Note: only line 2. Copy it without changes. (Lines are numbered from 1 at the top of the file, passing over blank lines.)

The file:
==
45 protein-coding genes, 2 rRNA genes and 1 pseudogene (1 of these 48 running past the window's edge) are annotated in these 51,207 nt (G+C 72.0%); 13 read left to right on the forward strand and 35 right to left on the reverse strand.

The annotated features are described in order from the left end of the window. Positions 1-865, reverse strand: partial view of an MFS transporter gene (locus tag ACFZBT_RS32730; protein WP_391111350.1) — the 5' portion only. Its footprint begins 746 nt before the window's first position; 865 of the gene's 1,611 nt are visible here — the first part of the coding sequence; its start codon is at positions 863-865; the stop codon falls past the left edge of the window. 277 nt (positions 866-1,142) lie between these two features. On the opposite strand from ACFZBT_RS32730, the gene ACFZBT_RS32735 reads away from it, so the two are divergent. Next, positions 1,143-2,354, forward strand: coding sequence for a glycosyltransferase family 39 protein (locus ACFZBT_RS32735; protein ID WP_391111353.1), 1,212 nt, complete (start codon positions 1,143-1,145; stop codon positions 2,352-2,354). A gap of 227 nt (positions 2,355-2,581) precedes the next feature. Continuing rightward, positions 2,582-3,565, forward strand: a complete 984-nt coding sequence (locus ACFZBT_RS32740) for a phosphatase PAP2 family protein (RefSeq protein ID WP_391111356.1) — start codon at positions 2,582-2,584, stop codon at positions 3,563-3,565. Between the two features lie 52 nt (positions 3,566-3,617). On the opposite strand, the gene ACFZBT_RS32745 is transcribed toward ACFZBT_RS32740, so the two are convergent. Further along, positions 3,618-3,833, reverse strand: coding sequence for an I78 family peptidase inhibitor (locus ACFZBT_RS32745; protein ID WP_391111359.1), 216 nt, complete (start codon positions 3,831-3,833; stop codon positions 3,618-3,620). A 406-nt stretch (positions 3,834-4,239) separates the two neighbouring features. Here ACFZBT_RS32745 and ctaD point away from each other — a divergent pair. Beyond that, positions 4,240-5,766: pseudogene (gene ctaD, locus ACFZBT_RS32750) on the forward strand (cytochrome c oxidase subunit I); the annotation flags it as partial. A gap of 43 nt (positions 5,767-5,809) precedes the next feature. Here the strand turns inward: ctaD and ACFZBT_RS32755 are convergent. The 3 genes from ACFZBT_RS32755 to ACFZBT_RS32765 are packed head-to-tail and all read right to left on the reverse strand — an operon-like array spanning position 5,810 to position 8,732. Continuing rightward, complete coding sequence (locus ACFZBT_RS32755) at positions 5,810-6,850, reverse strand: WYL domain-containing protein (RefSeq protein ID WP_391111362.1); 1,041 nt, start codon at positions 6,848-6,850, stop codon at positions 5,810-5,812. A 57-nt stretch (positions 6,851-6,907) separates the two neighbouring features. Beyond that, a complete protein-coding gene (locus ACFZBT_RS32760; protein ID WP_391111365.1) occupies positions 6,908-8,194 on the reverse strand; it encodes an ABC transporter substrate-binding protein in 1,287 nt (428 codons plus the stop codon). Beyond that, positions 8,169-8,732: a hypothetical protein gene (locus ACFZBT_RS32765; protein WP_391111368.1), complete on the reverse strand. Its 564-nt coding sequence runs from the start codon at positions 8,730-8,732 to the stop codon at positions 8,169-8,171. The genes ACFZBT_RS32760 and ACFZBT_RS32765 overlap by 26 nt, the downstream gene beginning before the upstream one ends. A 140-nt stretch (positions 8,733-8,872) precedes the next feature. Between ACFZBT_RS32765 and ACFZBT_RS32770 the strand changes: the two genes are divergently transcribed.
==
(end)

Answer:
The annotated features are described in order from the left end of the window. Positions 1-865, reverse strand: partial view of an MFS transporter gene (locus tag ACFZBT_RS32730; protein WP_391111350.1) — the 5' portion only. Its footprint begins 746 nt before the window's first position; 865 of the gene's 1,611 nt are visible here — the first part of the coding sequence; its start codon is at positions 863-865; the stop codon falls past the left edge of the window. 277 nt (positions 866-1,142) lie between these two features. On the opposite strand from ACFZBT_RS32730, the gene ACFZBT_RS32735 reads away from it, so the two are divergent. Next, positions 1,143-2,354, forward strand: coding sequence for a glycosyltransferase family 39 protein (locus ACFZBT_RS32735; protein ID WP_391111353.1), 1,212 nt, complete (start codon positions 1,143-1,145; stop codon positions 2,352-2,354). A gap of 227 nt (positions 2,355-2,581) precedes the next feature. Continuing rightward, positions 2,582-3,565, forward strand: a complete 984-nt coding sequence (locus ACFZBT_RS32740) for a phosphatase PAP2 family protein (RefSeq protein ID WP_391111356.1) — start codon at positions 2,582-2,584, stop codon at positions 3,563-3,565. Between the two features lie 52 nt (positions 3,566-3,617). On the opposite strand, the gene ACFZBT_RS32745 is transcribed toward ACFZBT_RS32740, so the two are convergent. Further along, positions 3,618-3,833, reverse strand: coding sequence for an I78 family peptidase inhibitor (locus ACFZBT_RS32745; protein ID WP_391111359.1), 216 nt, complete (start codon positions 3,831-3,833; stop codon positions 3,618-3,620). A 406-nt stretch (positions 3,834-4,239) separates the two neighbouring features. Here ACFZBT_RS32745 and ctaD point away from each other — a divergent pair. Beyond that, positions 4,240-5,766: pseudogene (gene ctaD, locus ACFZBT_RS32750) on the forward strand (cytochrome c oxidase subunit I); the annotation flags it as partial. A gap of 43 nt (positions 5,767-5,809) precedes the next feature. Here the strand turns inward: ctaD and ACFZBT_RS32755 are convergent. The 3 genes from ACFZBT_RS32755 to ACFZBT_RS32765 are packed head-to-tail and all read right to left on the reverse strand — an operon-like array spanning position 5,810 to position 8,732. Continuing rightward, complete coding sequence (locus ACFZBT_RS32755) at positions 5,810-6,850, reverse strand: WYL domain-containing protein (RefSeq protein ID WP_391111362.1); 1,041 nt, start codon at positions 6,848-6,850, stop codon at positions 5,810-5,812. A 57-nt stretch (positions 6,851-6,907) separates the two neighbouring features. Beyond that, a complete protein-coding gene (locus ACFZBT_RS32760; protein ID WP_391111365.1) occupies positions 6,908-8,194 on the reverse strand; it encodes an ABC transporter substrate-binding protein in 1,287 nt (428 codons plus the stop codon). Beyond that, positions 8,169-8,732: a hypothetical protein gene (locus ACFZBT_RS32765; protein WP_391111368.1), complete on the reverse strand. Its 564-nt coding sequence runs from the start codon at positions 8,730-8,732 to the stop codon at positions 8,169-8,171. The genes ACFZBT_RS32760 and ACFZBT_RS32765 overlap by 26 nt, the downstream gene beginning before the upstream one ends. A 140-nt stretch (positions 8,733-8,872) precedes the next feature. Between ACFZBT_RS32765 and ACFZBT_RS32770 the strand changes: the two genes are divergently transcribed.